Links are important to Google, Yahoo and MSN in determining where your site is placed within the search results. As you probably know, the more links, the better you will place.
The engines place a weighting factor on each link. That is, a link from an important site like CNN.com would count for a lot more than Jimmy Bob's personal homepage.
Google calls its importance-scoring system "PageRank," and it's been a fundamental building block of Google's ranking algorithm since day one. Tactically improving the PageRank—or, more generically, your "link gain" across all the major engines—of your homepage and of key internal pages of your site is critical to being well-ranked and thus getting traffic.
Links are the currency of the Web, so it is important to have a plan in place to improve the number and quality of the links to your site from the outside. That is the idea behind link building.
Link building can be approached a number of ways. You can, for example:
- Garner links from vendors, clients, business partners
- Garner links from other related sites
- Garner links through general directory entries, like Yahoo
- Garner links through specific directory entries, like a marketing services directory if you are a marketing consultancy
- Sponsor organizations and get acknowledgement through a link from their Web sites
- Create content and syndicate through RSS so that other sites will post the content contained within your RSS feed on their sites with a link back to your site.
It is not just about the importance of the page, or the PageRank score. You probably get bonus points for a link from a topically relevant or authoritative site, so target topically relevant sites in particular when link building.
By the way, the worst kind of link building is sending unsolicited email to Web masters asking for a reciprocal link. Web masters get inundated with such spam daily.
Each page within a Web site is assigned its own PageRank score by Google. PageRank scores run from 0 to 10 on a logarithmic scale, meaning that the gaps between the integers increase logarithmically the closer you get to 10. So, for example, the gap between the 3 and a 4 is quite small, whereas the gap between 7 and 8 is huge in comparison. As such, boosting your PageRank from a 3 to 4 would be quite easy, and going from a 7 to 8 would be quite hard. Another logarithmic scale you might be familiar with is the Richter scale. As you probably know, a 5.0 on the Richter scale isn't such a huge deal, whereas a 7.0 is a very big deal indeed.
You can check your PageRank score several ways. One is using the Google Toolbar, available for download from toolbar.google.com. It works with Internet Explorer (for Windows) and with Firefox, users of which also have access to an alternative toolbar with a PageRank meter available at www.prgooglebar.org.
You can also check your homepage's PageRank score using the Google Directory at directory.google.com—assuming, of course, that you are listed in the Google Directory! If you aren't listed, you can submit through the "Add Site" link at the bottom of the appropriate category page where you wish to be listed.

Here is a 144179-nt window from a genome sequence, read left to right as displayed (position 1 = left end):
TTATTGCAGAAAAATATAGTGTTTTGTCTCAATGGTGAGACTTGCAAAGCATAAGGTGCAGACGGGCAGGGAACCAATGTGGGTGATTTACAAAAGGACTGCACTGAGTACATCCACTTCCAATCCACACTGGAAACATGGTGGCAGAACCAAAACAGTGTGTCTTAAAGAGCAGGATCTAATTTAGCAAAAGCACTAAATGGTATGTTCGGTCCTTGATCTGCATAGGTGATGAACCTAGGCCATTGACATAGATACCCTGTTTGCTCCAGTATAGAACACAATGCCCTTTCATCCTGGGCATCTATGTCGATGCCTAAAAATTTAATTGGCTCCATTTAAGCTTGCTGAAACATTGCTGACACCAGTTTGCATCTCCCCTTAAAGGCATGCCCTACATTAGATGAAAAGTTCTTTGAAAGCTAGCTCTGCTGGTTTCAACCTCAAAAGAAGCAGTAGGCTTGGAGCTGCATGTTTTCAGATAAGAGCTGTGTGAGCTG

Listings on Google Directory category pages are ranked in order of PageRank score. This means it is possible for you to see your site make small PageRank shifts relative to other sites in your category, particularly if there are a number of sites listed on your category page. (If you are curious where your site sat in comparison to others listed on that category page in the past, you can get historical PageRank scores using the Wayback Machine available from Alexa at www.archive.org.)
A word of caution: don't be overly focused on what that little green PageRank meter says. PageRank values shown in the Google Toolbar are imprecise, months old and not the same as the PageRank that is used in Google's ranking algorithm. Google realizes that it's really only search engine optimizers who care about the PageRank scores, and they don't want to be too helpful to SEOs. So PageRank scores should be treated as merely indicative, and so you have to take them with a grain of salt.
PageRank as an algorithm is alive and well, and will adapt with the times. One way we can probably expect to see it evolve is with the incorporation of "TrustRank," a concept where a small number of reputable seed pages are used to help differentiate good pages from spam.
There is a tactic called "Google bombing" whereby linking to a site with particular words in the link text can get a site highly ranked for those keywords in the search engines, including Google, Yahoo and MSN. One of the most famous Google bombs has been George W. Bush's biography page on whitehouse.gov being ranked number one for the phrase "miserable failure"—even though neither the word "miserable" nor the word "failure" appear anywhere on Dubbya's page. It was the sheer power of the inbound links with the link text that did it.